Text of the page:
THE SUGAR-FREE variety of artisanal ice cream brand Sebastian’s Ice Cream was spurred on by a personal story.
“My dad was diabetic, and so it was drilled into me early on what life with diabetes was like: how eating sugar could literally do them great harm, and watching people with diabetes have to live without foods everyone takes for granted,” said Ian Carandang, founder and resident sorbetero (ice cream dealer) at Sebastian’s Ice Cream in an e-mail to BusinessWorld. “When I started making ice cream for a living, it was important to come up with an ice cream that felt and tasted just like regular ice cream without compromising the quality.”
Mr. Carandang announced the arrival of Sebastian’s Cookie Dough flavor earlier this month for its Sweet Freedom sugar-free line, although other flavors have been available since the early years of the brand, founded 2004.
In a Facebook post from March 1, 2022, the brand said, “From the very start of our shop, Cookie Dough has been our top-selling ice cream flavor. There’s something about the sublime combination of Vanilla Ice Cream and unbaked cookie dough. After months of tests and research, we have FINALLY made a sugar-free version as good as the original!”
The post said that the Cookie Dough Ice Cream is made with sugar-free vanilla ice cream mixed with sugar-free unbaked chocolate-chip cookie dough with walnuts. The ice cream and cookie dough are sweetened with isomalt, and it uses Hershey’s sugar-free chocolate chips sweetened with maltitol.
“It’s tricky making truly sugar-free flavors because a lot of ingredients have sugar mixed into them already: cookies, candy, chocolate, etc.,” Mr. Carandang told BusinessWorld. “Our first batch of flavors were constrained by that, and me choosing sugar-free ingredients: coffee, mocha, chocolate. We’ve had the same roster of flavors for years, and I decided it was time to try and make sugar-free versions of our popular flavors, so our sugar-sensitive customer base could enjoy our best flavors as well. It ended up taking more steps: making the fudge chunks for chocoholics, making our own halaya (mashed sweetened purple yam dessert) for sapin-sapin (a colorful Filipino rice cake). But these steps were worth it.”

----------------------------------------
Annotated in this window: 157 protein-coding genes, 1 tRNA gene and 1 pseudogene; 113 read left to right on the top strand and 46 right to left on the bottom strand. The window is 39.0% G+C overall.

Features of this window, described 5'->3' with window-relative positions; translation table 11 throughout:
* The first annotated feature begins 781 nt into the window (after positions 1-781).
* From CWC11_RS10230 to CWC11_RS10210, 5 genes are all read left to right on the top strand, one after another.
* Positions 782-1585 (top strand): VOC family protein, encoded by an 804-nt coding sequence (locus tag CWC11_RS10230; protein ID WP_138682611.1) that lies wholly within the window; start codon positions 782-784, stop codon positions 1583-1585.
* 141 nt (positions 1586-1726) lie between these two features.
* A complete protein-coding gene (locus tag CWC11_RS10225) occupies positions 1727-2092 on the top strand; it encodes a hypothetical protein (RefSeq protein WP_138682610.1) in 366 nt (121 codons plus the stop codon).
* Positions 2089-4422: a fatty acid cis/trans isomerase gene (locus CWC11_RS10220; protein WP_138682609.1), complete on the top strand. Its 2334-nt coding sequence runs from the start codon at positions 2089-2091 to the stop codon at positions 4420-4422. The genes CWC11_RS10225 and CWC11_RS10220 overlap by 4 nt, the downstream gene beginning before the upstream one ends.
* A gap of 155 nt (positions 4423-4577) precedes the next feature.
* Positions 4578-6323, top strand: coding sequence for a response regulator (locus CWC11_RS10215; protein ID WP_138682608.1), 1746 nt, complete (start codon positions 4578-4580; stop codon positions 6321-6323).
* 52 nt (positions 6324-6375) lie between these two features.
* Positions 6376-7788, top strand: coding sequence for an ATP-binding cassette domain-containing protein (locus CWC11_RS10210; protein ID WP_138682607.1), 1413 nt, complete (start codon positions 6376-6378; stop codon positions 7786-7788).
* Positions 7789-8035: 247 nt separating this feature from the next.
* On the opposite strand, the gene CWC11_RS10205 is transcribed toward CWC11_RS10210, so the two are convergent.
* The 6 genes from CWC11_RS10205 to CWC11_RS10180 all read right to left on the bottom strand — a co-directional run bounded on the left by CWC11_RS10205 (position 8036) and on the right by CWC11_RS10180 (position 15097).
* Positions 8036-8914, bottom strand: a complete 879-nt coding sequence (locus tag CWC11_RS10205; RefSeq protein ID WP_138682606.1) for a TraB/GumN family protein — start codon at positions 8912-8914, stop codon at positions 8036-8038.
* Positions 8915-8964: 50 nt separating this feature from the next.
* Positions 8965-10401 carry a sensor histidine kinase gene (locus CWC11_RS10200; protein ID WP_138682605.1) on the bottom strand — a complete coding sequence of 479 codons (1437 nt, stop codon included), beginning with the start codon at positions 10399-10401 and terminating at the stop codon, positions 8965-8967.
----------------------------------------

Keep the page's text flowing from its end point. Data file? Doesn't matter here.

Other flavors in the Sweet Freedom line include French Vanilla, Butter Pecan, Chocoholics Anonymous, Sapin-Sapin, Ubetopia, and Up All Night.
SUGAR SUBSTITUTES“The difficult part was sourcing sugar-free chocolate chips that tasted good because a lot of sugar-free chocolate has textural issues. When I found a supplier of Hershey’s sugar free chocolate chips, that’s when I knew I could do this flavor. Once we had the chips, mixing in our sweetener into cookie dough replacing regular sugar was simple enough.”
He discussed the differences in working with artificial sweeteners to make ice cream, as opposed to using conventional ingredients. “You have to take texture into account as well. Along with sweetness, sugar prevents the formation of ice crystals and helps give ice cream that creamy mouthfeel. Not all sweeteners perform the same way. In addition to that, some sweeteners aren’t as sweet as regular sugar and have a wall on how sweet they can be, which when working with a frozen product can be difficult, because flavors are dulled when frozen,” he said. “You have to make everything just a little sweeter than usual in the cooking stage for it to taste the way you want it to taste in its final form, which means you need a strong sweetener. We settled on a supplier that makes isomalt mixed with a little acesulfame-K for added sweetness.”
Mr. Carandang mentioned that the ice cream contains both isomalt and maltitol, and provided links to this writer for more information about the artificial sweeteners.
“It was important for me to make sure I knew what was going into the products we were making, so I did my research,” he said.